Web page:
In this weekly post, we bring more useful content from the Macmillan Dictionary to English language learners. These tips are usually based on areas of English which learners find difficult, e.g. spelling, grammar, collocation, synonyms, usage, etc.
This week’s language tip helps with the differences in meaning of subway in American and British English.
In the UK, a subway is an underground tunnel that people can walk through to get to the other side of a busy road: It’s safest to use the subway to get from the car park to the museum. In the US, this is called an underpass.
A subway in the US is an underground railway in a city: Take the subway to 14th Street.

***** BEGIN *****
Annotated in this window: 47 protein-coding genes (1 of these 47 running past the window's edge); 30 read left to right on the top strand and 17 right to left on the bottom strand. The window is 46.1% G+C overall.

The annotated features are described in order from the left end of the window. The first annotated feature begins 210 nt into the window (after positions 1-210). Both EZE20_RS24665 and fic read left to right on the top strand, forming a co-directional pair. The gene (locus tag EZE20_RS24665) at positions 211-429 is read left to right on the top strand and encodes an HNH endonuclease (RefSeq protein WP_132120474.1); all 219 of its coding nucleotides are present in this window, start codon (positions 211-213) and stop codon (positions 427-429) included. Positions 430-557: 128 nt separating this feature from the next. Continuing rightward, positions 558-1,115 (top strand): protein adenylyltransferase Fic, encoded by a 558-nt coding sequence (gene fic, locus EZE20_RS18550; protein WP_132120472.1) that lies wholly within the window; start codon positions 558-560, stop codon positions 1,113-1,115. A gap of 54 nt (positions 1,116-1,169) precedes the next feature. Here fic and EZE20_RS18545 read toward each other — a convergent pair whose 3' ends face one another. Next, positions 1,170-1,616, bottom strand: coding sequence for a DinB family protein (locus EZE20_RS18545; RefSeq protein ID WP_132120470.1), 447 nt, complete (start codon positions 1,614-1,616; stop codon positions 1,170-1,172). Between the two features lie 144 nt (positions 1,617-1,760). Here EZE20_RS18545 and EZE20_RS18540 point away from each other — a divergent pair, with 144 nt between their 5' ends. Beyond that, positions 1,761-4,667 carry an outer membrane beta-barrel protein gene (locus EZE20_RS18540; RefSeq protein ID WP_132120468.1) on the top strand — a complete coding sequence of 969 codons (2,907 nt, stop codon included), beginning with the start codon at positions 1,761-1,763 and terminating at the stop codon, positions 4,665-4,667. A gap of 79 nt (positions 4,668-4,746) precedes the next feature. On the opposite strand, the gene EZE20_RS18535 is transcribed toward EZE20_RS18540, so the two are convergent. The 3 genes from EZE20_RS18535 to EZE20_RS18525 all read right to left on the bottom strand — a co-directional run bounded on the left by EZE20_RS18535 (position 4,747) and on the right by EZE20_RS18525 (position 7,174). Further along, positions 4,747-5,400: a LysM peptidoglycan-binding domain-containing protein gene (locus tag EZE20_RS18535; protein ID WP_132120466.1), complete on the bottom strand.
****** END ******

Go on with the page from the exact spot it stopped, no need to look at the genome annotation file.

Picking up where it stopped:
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The underground railway in Glasgow – which is still in the UK, for the time being, at least! – is called the subway.
Hi Jonathan. Thanks for that. These distinctions are rarely as clear-cut as they appear, are they; and I suspect that there is more and more common ground between the two varieties. Of course for many people the image that is evoked by the word ‘subway’ is a well-known US-based purveyor of bread-based snacks, the ‘sub’ in this case referring to the US name for a long thin bread roll.